Senior executives from both companies are scheduled to show up before a U.S. Senate panel on Thursday afternoon to argue their respective cases for why Google should--or should not--be allowed to. The acquisition was announced in April but is still undergoing a review by the Federal Trade Commission and by regulators in Europe and Australia.
The hearing could mark a turning point in Google's relationship with Washington. It is the first time that Congress has seriously scrutinized the fast-growing company's business strategies, and the first time that a proposed acquisition by the company has encountered such concerted political opposition.
It also represents the result ofagainst the merger by Google's most dangerous business rivals. No stranger to antitrust issues, Microsoft has ordered its legendary army of lobbyists to torpedo the deal, and AT&T, Yahoo and Time Warner have also expressed concerns.
During Thursday's hearing, Google is planning to stress the differences between text-based advertising (its specialty, of course) and graphical display ads (DoubleClick's forte). A second argument is that the companies participate in different parts of the advertising sales and delivery process and are therefore complementary.
"Our purchase of DoubleClick does not raise antitrust issues because of one simple fact: Google and DoubleClick are complementary businesses, and do not compete with each other," Google Vice President David Drummond is expected to tell the panel, according to prepared remarks seen by CNET News.com. "DoubleClick is to Google what FedEx or UPS is to Amazon.com. Our current business involves primarily the selling of text-based ads--books in our analogy. By contrast, DoubleClick's business at its core is to deliver and report on display ads."
Drummond is stressing the difference because it matters to the Federal Trade Commission lawyers and economists who are reviewing the deal. If they eventually determine that Google and DoubleClick are in different enough lines of business, and their products are therefore not substitutes for one another, the purchase will receive less scrutiny.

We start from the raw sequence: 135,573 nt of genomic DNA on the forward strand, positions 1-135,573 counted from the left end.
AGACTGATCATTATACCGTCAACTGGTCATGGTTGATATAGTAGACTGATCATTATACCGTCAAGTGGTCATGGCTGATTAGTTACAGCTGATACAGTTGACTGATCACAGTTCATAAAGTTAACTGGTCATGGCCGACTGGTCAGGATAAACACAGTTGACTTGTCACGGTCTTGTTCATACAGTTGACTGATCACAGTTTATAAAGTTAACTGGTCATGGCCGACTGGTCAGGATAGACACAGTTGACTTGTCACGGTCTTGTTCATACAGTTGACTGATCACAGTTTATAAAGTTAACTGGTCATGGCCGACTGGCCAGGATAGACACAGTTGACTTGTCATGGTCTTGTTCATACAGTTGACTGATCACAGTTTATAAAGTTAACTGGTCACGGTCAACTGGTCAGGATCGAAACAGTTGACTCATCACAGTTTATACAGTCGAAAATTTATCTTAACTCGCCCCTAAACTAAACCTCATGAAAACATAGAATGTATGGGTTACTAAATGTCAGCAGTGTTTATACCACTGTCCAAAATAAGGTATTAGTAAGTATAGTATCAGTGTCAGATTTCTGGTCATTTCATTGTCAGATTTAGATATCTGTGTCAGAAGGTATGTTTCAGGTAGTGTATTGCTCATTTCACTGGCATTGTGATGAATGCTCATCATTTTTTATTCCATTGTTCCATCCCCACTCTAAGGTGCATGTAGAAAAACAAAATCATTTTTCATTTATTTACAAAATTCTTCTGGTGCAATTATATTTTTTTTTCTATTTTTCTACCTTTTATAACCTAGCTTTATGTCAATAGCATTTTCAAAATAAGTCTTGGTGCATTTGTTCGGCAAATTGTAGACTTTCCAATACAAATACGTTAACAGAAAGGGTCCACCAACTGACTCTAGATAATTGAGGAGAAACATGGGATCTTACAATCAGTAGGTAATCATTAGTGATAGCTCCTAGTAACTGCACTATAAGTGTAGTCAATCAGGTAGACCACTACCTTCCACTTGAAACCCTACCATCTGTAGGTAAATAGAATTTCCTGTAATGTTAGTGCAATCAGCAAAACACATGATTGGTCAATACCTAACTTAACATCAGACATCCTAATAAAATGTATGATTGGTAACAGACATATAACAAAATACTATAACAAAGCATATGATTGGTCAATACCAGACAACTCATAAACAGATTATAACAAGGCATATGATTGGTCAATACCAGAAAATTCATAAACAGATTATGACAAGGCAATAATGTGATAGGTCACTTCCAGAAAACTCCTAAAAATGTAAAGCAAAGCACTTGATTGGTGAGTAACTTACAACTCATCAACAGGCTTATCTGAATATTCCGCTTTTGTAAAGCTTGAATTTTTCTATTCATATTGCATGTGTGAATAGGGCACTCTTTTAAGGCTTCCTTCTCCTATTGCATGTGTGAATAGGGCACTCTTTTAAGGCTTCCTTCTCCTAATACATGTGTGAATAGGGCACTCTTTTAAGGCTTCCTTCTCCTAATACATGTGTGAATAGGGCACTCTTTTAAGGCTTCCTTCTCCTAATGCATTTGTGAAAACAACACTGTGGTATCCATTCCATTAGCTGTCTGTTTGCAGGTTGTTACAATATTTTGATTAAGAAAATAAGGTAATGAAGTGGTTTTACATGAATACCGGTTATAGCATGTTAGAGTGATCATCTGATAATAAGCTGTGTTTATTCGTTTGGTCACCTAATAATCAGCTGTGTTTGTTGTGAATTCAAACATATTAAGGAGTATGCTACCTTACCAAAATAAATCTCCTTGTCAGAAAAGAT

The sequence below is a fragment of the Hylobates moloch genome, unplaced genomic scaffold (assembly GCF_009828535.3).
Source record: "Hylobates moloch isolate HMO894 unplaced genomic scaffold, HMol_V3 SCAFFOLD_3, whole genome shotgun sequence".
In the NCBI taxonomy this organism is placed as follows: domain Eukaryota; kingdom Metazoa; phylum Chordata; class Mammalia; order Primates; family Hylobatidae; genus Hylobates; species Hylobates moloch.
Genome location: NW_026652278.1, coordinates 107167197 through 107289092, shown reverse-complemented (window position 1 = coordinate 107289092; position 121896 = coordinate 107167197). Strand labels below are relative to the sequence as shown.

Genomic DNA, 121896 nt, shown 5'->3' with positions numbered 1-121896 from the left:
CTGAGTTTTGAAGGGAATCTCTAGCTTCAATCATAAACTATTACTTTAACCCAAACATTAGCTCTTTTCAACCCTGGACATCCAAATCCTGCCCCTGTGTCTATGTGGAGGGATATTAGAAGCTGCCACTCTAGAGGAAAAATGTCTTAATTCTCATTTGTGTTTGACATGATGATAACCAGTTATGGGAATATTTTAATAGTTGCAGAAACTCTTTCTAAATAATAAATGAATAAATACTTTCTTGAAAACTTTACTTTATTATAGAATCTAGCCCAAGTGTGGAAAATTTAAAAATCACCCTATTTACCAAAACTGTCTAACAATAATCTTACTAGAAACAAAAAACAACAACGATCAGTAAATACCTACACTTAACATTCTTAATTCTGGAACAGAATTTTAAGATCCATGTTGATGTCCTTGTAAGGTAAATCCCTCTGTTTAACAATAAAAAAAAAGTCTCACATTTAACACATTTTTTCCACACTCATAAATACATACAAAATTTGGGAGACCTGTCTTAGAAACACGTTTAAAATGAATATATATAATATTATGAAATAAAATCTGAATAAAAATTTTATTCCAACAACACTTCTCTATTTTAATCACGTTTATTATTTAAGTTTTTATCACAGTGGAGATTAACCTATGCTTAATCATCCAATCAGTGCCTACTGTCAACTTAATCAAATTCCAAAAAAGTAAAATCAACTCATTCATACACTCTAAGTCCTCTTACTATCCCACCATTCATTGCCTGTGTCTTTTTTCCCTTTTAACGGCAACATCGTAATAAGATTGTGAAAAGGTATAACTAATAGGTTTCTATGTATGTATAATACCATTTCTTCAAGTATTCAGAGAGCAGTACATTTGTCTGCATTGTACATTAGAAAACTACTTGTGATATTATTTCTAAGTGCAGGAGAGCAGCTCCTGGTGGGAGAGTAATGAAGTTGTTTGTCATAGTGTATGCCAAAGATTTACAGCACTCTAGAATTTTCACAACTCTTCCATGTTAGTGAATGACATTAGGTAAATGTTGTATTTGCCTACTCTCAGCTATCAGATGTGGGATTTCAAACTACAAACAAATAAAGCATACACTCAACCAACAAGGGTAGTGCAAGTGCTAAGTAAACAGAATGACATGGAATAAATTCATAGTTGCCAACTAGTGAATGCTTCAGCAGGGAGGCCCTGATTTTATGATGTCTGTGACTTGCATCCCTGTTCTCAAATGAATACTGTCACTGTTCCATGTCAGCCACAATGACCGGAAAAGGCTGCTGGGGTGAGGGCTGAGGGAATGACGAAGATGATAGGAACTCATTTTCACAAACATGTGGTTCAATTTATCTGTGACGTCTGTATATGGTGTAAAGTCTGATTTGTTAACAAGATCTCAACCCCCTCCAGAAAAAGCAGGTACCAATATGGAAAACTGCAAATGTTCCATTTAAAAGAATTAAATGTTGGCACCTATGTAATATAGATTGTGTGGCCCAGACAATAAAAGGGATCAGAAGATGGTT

Ever since the early 1980s, the FTC and Justice Department have tried to evaluate whether a proposed merger will unreasonably create or enhance market power by evaluating whether the merger will increase how concentrated the market is, whether it will have adverse competitive effects, and whether there is a presence--or absence--of serious competitors.
To make their arguments about market power, Microsoft and Google have hired not just lobbyists, but economists too. Stanford University economics professor Robert Hall has , supplementing lobbyists in the Washington office of the law firm Brownstein Hyatt & Farber (including Makan Delrahim, a former top Justice Department antitrust official).
Microsoft and AT&T fired back with their own economists on the eve of the Senate hearing. A paper written by Robert Hahn and Hal Singer and released Wednesday says: "Google's proposed acquisition of DoubleClick would enhance Google's market power in the market for search and publisher-based advertising tools."
It also suggests that a mathematical calculation of the concentration of the market would be above the federal government's warning level. "The implication of such a finding is that a combined Google-DoubleClick would likely have an incentive to increase the price of DoubleClick's offering relative to a stand-alone DoubleClick, thereby harming online advertisers," the paper says.